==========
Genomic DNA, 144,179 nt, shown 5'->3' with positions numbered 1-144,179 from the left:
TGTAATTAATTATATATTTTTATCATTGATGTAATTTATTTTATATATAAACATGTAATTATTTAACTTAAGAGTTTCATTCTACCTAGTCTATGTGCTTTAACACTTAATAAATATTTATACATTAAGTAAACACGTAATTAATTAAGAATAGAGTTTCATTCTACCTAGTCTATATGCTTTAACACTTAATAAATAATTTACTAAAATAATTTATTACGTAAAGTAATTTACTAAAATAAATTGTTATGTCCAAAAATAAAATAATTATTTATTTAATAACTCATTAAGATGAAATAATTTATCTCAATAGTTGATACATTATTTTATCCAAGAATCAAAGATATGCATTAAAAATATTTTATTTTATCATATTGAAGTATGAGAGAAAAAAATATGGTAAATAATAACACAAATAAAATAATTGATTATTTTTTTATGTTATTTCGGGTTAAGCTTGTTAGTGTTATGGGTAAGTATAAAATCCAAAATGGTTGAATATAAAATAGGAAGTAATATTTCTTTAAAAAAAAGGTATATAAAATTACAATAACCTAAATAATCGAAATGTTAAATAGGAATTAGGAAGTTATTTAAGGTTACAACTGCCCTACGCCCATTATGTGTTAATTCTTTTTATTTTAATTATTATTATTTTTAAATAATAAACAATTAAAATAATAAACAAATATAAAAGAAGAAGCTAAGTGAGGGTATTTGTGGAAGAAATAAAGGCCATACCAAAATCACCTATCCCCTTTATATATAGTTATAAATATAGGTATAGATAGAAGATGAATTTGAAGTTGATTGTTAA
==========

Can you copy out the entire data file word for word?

Genomic DNA, 144,179 nt, shown 5'->3' with positions numbered 1-144,179 from the left:
TGTAATTAATTATATATTTTTATCATTGATGTAATTTATTTTATATATAAACATGTAATTATTTAACTTAAGAGTTTCATTCTACCTAGTCTATGTGCTTTAACACTTAATAAATATTTATACATTAAGTAAACACGTAATTAATTAAGAATAGAGTTTCATTCTACCTAGTCTATATGCTTTAACACTTAATAAATAATTTACTAAAATAATTTATTACGTAAAGTAATTTACTAAAATAAATTGTTATGTCCAAAAATAAAATAATTATTTATTTAATAACTCATTAAGATGAAATAATTTATCTCAATAGTTGATACATTATTTTATCCAAGAATCAAAGATATGCATTAAAAATATTTTATTTTATCATATTGAAGTATGAGAGAAAAAAATATGGTAAATAATAACACAAATAAAATAATTGATTATTTTTTTATGTTATTTCGGGTTAAGCTTGTTAGTGTTATGGGTAAGTATAAAATCCAAAATGGTTGAATATAAAATAGGAAGTAATATTTCTTTAAAAAAAAGGTATATAAAATTACAATAACCTAAATAATCGAAATGTTAAATAGGAATTAGGAAGTTATTTAAGGTTACAACTGCCCTACGCCCATTATGTGTTAATTCTTTTTATTTTAATTATTATTATTTTTAAATAATAAACAATTAAAATAATAAACAAATATAAAAGAAGAAGCTAAGTGAGGGTATTTGTGGAAGAAATAAAGGCCATACCAAAATCACCTATCCCCTTTATATATAGTTATAAATATAGGTATAGATAGAAGATGAATTTGAAGTTGATTGTTAA